DPG Policy Brief

Stabilising the Line of Actual Control: Need for New Protocols

The India-China standoff at the Line of Actual Control (LAC) in Eastern Ladakh has entered its fourth winter. Following China’s violation of bilateral agreements for border peace and tranquility,  and the resulting breakdown of Confidence-Building Measures (CBMs), the situation at the LAC reflects a complex interplay of deteriorating trust, heightened military presence, and aggressive posturing by the PLA. The disengagement in certain areas has partially reduced immediate risks, but the core issue of restoring the April 2020 status quo remains unresolved, affecting bilateral relations deeply.

This policy brief reviews the efficacy of the CBMs from the 1990s onwards and examines their steady erosion since 2013, leading to the 2020 crisis. It then suggests the need for considering new protocols to stabilise the situation at the LAC.

The 1993, 1996, and 2005 agreements between India and China oversaw a period of calm due to strict adherence to established CBMs by both sides, high levels of military restraint, and a spirit of accommodation regarding patrolling up to each other’s perception of the LAC.

From 2013, there was a gradual erosion of these CBMs, starting with the 20-day faceoff in Depsang in April 2013. There were similar incidents at Chumar in 2014 and Doklam in 2017. The author attributes the weakening of the CBMs to the improvements of infrastructure and the accretion of forces that led to increased patrolling by both sides, with a definite underlying pattern of deliberate escalation by the PLA. Geopolitical factors also played a role, as China pursued a more assertive and expansionist foreign policy. The complete breakdown of CBMs finally occurred when the PLA unilaterally carried out multiple encroachments in Eastern Ladakh in May 2020.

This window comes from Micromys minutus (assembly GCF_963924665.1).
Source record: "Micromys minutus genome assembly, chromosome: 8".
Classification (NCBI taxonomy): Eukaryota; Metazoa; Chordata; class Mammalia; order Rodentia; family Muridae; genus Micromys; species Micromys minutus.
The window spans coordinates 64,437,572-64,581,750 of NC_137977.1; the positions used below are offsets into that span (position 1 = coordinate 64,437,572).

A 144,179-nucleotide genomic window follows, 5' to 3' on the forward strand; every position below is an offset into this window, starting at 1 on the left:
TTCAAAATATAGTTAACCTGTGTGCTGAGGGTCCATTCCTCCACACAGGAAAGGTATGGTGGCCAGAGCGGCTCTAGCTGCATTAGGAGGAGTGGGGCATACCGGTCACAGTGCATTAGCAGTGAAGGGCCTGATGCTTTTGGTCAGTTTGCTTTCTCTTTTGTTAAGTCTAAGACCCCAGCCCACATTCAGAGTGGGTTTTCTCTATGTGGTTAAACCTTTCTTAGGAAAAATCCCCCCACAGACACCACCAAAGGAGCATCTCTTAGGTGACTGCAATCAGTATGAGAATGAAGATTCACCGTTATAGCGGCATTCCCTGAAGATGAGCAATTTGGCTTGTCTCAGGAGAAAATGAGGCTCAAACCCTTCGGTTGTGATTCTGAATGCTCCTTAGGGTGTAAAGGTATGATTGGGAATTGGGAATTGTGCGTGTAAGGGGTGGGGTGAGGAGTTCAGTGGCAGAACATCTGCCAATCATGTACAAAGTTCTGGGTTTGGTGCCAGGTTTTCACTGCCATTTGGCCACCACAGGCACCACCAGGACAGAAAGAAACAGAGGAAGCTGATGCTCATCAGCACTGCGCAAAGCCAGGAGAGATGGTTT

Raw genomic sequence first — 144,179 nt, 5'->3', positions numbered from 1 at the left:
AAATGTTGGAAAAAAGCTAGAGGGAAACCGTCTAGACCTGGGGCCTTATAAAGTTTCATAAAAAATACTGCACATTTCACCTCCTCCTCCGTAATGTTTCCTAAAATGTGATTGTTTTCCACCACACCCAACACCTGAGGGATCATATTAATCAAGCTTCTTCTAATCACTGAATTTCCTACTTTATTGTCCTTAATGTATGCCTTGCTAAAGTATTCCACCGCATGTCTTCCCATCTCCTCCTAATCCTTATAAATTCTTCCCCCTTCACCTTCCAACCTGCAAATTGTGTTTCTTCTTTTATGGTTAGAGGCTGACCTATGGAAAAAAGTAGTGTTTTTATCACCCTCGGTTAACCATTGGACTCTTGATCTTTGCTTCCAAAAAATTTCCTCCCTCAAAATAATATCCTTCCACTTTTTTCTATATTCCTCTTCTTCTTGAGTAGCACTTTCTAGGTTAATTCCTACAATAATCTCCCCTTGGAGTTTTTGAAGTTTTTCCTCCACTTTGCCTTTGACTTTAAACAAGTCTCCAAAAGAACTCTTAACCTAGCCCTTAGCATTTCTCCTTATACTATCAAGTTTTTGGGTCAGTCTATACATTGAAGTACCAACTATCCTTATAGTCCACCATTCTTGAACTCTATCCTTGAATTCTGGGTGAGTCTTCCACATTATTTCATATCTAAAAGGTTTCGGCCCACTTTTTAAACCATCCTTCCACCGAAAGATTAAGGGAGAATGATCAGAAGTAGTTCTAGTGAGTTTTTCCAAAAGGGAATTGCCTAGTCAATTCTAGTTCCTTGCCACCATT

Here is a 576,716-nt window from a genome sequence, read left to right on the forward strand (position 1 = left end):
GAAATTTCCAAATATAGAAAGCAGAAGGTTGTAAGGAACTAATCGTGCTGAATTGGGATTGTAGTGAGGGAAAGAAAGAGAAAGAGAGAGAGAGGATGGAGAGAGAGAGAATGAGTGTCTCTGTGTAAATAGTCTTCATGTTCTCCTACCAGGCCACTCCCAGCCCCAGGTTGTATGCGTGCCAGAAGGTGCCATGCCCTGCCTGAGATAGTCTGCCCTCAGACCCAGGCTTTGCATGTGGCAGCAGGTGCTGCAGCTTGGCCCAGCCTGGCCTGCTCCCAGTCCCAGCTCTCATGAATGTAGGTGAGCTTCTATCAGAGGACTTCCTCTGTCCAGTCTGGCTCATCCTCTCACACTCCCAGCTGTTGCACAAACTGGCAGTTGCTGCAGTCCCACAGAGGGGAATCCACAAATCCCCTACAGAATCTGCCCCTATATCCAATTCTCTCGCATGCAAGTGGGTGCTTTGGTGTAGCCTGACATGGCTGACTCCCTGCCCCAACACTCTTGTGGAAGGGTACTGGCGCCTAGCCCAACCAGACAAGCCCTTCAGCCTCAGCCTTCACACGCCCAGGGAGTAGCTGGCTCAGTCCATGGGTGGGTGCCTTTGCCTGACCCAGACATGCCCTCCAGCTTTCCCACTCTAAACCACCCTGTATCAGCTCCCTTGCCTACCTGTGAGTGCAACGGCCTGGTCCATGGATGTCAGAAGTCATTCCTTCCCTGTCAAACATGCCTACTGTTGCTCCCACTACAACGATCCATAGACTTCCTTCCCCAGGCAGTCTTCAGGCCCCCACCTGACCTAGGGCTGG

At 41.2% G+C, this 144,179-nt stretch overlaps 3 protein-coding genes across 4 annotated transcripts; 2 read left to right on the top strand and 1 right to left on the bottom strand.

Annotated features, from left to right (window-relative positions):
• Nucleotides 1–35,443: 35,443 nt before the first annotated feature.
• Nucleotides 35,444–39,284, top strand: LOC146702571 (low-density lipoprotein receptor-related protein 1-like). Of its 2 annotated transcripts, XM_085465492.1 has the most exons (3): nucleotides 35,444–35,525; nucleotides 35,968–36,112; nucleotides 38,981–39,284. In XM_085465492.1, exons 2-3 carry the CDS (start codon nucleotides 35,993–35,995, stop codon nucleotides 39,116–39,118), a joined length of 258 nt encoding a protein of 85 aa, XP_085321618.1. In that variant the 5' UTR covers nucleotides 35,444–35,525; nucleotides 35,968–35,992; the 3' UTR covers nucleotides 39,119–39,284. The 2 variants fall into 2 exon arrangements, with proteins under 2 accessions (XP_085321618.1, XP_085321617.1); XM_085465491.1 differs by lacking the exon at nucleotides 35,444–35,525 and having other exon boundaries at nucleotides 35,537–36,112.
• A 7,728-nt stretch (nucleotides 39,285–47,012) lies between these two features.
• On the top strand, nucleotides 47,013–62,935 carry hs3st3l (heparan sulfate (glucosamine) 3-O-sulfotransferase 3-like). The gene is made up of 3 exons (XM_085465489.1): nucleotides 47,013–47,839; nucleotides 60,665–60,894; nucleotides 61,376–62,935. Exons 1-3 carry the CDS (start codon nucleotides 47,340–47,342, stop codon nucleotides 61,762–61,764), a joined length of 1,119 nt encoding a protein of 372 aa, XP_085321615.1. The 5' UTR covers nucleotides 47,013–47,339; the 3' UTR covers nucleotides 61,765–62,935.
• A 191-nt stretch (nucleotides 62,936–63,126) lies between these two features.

The author suggests a limited and measured approach to breaking the impasse at the LAC, where India and China can look at calming the military situation with quiet political endorsement. He recommends that the two sides should identify and fix the disputed areas along the LAC, to  ensure that no new flashpoints emerge. In these disputed areas, either no-patrolling buffer zones could be established or patrolling patterns agreed upon with a specified periodicity to avoid face-offs between opposing troops. Additional hotlines and meeting points should come up along the LAC to resolve any local incident promptly.

Discussions should also address infrastructure development close to the LAC.  In the past, China has raised unrealistic and untenable objections to infrastructure projects in the border areas. It must be made clear that India will not accept restrictions on the creation of infrastructure to support the civil population and its military requirements.

In the author’s view, while the reduction of troops would certainly enhance confidence, this is unlikely to happen in the short term due to the current climate of suspicion and mistrust generated by years of Chinese malfeasance, violation of bilateral agreements and undermining of established CBMs. India must, in the meanwhile, continue to enhance its military capability and strength along the entire LAC in order to establish greater deterrence against future Chinese incursions.

To read this Policy Brief Vol. VIII, Issue 32, please click "Stabilising the Line of Actual Control: Need for New Protocols".